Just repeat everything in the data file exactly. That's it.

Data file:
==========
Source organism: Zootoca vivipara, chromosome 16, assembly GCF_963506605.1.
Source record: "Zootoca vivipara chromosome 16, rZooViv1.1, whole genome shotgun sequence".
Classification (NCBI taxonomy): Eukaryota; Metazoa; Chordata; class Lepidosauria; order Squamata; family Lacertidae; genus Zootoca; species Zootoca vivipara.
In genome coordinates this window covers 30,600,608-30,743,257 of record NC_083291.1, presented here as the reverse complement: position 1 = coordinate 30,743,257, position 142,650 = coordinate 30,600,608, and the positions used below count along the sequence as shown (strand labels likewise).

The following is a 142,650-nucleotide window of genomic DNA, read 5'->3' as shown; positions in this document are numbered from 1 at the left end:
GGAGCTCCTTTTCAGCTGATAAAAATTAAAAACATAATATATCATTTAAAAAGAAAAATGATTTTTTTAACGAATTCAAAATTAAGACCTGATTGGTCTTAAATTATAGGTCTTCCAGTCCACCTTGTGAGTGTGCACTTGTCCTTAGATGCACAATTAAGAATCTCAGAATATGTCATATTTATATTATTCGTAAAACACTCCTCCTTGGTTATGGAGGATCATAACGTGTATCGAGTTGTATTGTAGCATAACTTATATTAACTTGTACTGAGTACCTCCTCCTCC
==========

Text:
Source organism: Zootoca vivipara, chromosome 16, assembly GCF_963506605.1.
Source record: "Zootoca vivipara chromosome 16, rZooViv1.1, whole genome shotgun sequence".
Classification (NCBI taxonomy): Eukaryota; Metazoa; Chordata; class Lepidosauria; order Squamata; family Lacertidae; genus Zootoca; species Zootoca vivipara.
In genome coordinates this window covers 30,600,608-30,743,257 of record NC_083291.1, presented here as the reverse complement: position 1 = coordinate 30,743,257, position 142,650 = coordinate 30,600,608, and the positions used below count along the sequence as shown (strand labels likewise).

The following is a 142,650-nucleotide window of genomic DNA, read 5'->3' as shown; positions in this document are numbered from 1 at the left end:
GGAGCTCCTTTTCAGCTGATAAAAATTAAAAACATAATATATCATTTAAAAAGAAAAATGATTTTTTTAACGAATTCAAAATTAAGACCTGATTGGTCTTAAATTATAGGTCTTCCAGTCCACCTTGTGAGTGTGCACTTGTCCTTAGATGCACAATTAAGAATCTCAGAATATGTCATATTTATATTATTCGTAAAACACTCCTCCTTGGTTATGGAGGATCATAACGTGTATCGAGTTGTATTGTAGCATAACTTATATTAACTTGTACTGAGTACCTCCTCCTCC